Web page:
# Modeling and Simulation Group Meeting Old

#### A Festival of Machine Learning in Science at NYU (Part 2)

**Speaker:**
Ben Peherstorfer, Laure Zanna, Eric Vanden-Eijnden, and Michael Lindsey

**Location:**
TBA

**Date:**
Thursday, April 8, 2021, 12:30 p.m.

**Synopsis:**

A series of short talks on recent applications of machine learning by a collection of speakers from chemistry, physics, and math.

Part II:

1. Benjamin Peherstorfer

"Modeling nonlinear low-dimensional dynamics with deep networks"

Deriving low-dimensional numerical models (model reduction) of partial

differential equations is challenging if the low-dimensional latent

dynamics are dominated by nonlinear behavior and thus linear

approximations in classical low-dimensional approximation spaces are

inefficient. Problems describing wave-type phenomena, strong

convection, and phase transitions with sharp gradients typically lead

to such latent dynamics. We parametrize low-dimensional latent models

via deep networks and show that exponentially faster error decays can

be achieved than with classical linear approximations. We discuss a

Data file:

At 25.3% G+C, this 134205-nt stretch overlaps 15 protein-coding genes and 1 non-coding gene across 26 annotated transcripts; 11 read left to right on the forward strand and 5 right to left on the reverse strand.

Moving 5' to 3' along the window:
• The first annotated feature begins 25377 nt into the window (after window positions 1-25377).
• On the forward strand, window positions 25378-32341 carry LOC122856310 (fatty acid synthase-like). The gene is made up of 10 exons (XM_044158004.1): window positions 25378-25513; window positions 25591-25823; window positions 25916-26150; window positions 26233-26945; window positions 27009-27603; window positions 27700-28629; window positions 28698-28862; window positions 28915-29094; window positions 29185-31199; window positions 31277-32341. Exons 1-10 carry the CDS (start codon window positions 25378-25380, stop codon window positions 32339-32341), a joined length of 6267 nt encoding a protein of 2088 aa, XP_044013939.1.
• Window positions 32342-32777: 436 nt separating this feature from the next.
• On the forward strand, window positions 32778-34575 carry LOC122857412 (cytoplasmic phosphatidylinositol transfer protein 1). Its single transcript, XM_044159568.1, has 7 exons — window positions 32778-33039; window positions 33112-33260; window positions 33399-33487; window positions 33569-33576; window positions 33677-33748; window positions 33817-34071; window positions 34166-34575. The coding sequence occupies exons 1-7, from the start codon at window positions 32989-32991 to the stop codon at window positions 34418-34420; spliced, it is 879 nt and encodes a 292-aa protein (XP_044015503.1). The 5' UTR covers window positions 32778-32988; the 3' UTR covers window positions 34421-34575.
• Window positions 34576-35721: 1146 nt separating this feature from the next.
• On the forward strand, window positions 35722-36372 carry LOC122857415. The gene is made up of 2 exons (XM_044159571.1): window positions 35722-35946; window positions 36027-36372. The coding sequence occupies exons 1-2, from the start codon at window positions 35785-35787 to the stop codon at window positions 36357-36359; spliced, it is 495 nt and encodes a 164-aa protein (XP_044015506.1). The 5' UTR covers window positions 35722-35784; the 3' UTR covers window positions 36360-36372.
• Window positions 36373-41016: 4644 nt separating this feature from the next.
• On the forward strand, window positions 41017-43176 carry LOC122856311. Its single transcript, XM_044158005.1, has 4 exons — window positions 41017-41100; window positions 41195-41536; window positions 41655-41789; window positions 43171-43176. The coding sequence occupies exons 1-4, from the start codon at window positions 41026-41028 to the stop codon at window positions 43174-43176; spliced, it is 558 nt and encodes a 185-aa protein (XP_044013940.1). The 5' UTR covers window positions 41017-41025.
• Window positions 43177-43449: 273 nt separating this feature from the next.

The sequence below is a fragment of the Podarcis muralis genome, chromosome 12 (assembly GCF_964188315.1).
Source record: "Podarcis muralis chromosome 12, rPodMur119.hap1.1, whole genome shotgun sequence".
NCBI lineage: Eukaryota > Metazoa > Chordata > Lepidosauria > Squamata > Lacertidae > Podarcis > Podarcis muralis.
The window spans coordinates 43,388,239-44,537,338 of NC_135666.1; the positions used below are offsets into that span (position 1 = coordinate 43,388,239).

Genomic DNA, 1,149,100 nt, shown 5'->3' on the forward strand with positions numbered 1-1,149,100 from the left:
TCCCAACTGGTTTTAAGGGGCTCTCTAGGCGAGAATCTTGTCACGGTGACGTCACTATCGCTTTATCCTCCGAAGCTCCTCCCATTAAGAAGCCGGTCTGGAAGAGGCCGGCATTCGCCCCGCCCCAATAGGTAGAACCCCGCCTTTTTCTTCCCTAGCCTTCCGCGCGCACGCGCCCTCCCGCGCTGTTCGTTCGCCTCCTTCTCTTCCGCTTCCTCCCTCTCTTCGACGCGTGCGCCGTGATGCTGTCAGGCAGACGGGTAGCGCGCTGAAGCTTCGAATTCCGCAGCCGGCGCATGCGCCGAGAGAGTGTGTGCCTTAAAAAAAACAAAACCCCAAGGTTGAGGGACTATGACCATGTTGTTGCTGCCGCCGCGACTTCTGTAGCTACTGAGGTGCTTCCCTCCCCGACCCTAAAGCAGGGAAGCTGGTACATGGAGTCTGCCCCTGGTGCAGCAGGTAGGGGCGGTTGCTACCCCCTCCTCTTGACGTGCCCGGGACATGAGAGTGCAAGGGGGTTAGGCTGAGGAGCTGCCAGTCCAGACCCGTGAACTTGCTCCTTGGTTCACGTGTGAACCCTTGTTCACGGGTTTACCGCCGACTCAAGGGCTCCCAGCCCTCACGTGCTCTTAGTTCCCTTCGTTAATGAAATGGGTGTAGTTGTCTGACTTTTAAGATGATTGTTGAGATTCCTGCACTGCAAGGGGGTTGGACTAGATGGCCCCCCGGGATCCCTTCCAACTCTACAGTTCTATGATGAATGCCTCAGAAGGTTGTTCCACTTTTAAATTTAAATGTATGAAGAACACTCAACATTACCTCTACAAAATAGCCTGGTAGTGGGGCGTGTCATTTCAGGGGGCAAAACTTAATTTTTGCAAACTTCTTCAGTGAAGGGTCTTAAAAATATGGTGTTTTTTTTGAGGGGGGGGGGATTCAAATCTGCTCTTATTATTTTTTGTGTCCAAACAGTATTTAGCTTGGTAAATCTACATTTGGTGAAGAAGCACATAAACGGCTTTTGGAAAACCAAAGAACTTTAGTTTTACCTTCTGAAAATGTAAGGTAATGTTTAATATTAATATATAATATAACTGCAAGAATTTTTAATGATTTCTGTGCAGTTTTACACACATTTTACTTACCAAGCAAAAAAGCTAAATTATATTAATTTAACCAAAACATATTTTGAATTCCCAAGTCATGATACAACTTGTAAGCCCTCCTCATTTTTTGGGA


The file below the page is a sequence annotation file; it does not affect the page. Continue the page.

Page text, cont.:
numerical time integration scheme for the proposed nonlinear latent

models and outline challenges and open problems.

2. Laure Zanna

“Rethinking ocean and climate physics with machine learning”

Climate change predictions remain uncertain in part due to the many small-scale turbulent processes, such as clouds or ocean mixing, that cannot be resolved. We will introduce two different machine learning techniques, equation-discovery and convolutional neural networks, to learn ocean turbulent processes that need to be represented in climate models. We will show that data-driven approaches can improve simulations but also potentially help us discover new physics.

3. Eric Vanden-Eijnden

"Promises and Challenges of Machine Learning in Scientific Computing"

The recent success of machine learning suggests that neural networks may be capable of approximating high-dimensional functions with controllably small errors. As a result, they could outperform standard function interpolation methods that have been the workhorses of current numerical methods.This feat offers exciting prospects for scientific computing, as it may allow us to solve problems in high-dimension once thought intractable. At the same time, looking at tools of machine learning through the lens of applied mathematics and numerical analysis can give new insights as to why and when neural networks can beat the curse of dimensionality. I will briefly discuss these issues, and present some applications related to solving PDE in large dimension and sampling high-dimensional probability distributions.

4. Michael Lindsey

"Optimization for variational Monte Carlo with neural quantum states"

We provide a high-level overview of variational Monte Carlo (VMC) for quantum many-body problems, where neural networks have recently been making an impact, and present some recent progress on both ground-state and excited-state optimization in VMC with neural quantum states.